4) The cartoon Popeye was originally voiced (1933-1935) by “Red Pepper Sam” (a.k.a. William Costello). Reputedly, Red Pepper Sam’s erratic behavior forced Paramount to fire him. He was replaced by Jack Mercer, and it is generally agreed that Mercer gave Popeye’s greatest performances. (All three of the series’ main characters, Popeye, Bluto, and Olive Oyl were voiced by several different actors and actresses during the series’ run).
It wasn’t the actual Popeye “written, scripted dialogue” that got the cartoon’s biggest laughs. Mercer, an inherently funny man, started ad-libbing “off-the-cuff” comments and asides during the Popeye recording sessions. These hilarious asides regularly got the cartoon’s biggest laughs. At first, the studio was worried because Mercer’s ad-libs were not seen in the cartoon to be spoken by Popeye (his mouth didn’t move); they just seemed to be spoken out of thin air. They soon realized the movie audiences didn’t care about the lip-syncing; they just loved the hilarious remarks. The Popeye “asides and ad-libs” soon became Popeye’s trademark and most beloved feature.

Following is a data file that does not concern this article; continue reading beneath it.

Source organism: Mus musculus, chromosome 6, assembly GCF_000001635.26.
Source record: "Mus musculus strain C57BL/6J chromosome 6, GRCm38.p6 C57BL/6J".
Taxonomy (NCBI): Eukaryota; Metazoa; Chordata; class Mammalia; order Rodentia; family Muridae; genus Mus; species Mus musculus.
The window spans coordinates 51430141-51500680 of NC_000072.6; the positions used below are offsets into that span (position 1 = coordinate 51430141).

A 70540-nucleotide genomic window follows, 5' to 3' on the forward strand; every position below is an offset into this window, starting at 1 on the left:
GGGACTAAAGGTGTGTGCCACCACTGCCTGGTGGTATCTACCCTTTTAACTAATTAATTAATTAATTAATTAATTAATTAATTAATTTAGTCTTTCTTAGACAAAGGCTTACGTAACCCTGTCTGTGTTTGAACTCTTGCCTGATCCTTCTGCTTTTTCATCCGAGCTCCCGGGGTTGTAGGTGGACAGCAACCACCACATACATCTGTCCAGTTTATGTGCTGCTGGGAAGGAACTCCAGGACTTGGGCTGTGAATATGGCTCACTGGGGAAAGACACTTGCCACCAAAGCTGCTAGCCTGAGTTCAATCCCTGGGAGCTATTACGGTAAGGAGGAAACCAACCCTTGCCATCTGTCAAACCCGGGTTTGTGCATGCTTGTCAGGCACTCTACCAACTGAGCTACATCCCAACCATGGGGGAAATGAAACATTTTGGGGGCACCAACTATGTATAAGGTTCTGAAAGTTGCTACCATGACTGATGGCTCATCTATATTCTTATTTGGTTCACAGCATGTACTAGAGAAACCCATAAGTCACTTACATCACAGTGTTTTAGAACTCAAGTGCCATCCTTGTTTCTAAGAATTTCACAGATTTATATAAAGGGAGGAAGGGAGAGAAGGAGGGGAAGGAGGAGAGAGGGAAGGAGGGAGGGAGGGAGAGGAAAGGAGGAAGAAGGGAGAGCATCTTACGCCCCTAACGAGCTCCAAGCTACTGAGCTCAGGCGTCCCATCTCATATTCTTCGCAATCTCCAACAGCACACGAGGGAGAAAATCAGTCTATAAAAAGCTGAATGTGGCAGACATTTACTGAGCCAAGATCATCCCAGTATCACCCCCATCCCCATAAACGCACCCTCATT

5) In the comics, Popeye originally derived his great strength from rubbing the head of the Whiffle Hen. This gimmick, of course, was soon changed to spinach (by 1932). Spinach not only gave Popeye superhuman strength, but also endowed the sailor with abilities like virtuoso dancing or playing piano. The Popeye cartoons were so popular during the Depression, sales of spinach in America increased by 33%, and it briefly slotted in as the third most popular kids food after ice cream and turkey. “Popeye” spinach is still the second largest-selling brand of spinach in America.
His love for spinach first showed up after he gets beat up and thrown into a spinach field. In a few cartoons, Popeye eats no spinach at all, but these are rare. In one, hospital patient Popeye force-feeds spinach to Bluto, so Bluto will beat him up and he can evoke sympathy from Olive. In another (semi-risque) cartoon, Olive Oyl actually eats the spinach so she can beat up a very sexy woman gym instructor who is flirting with Popeye (the gym teacher is based on Mae West).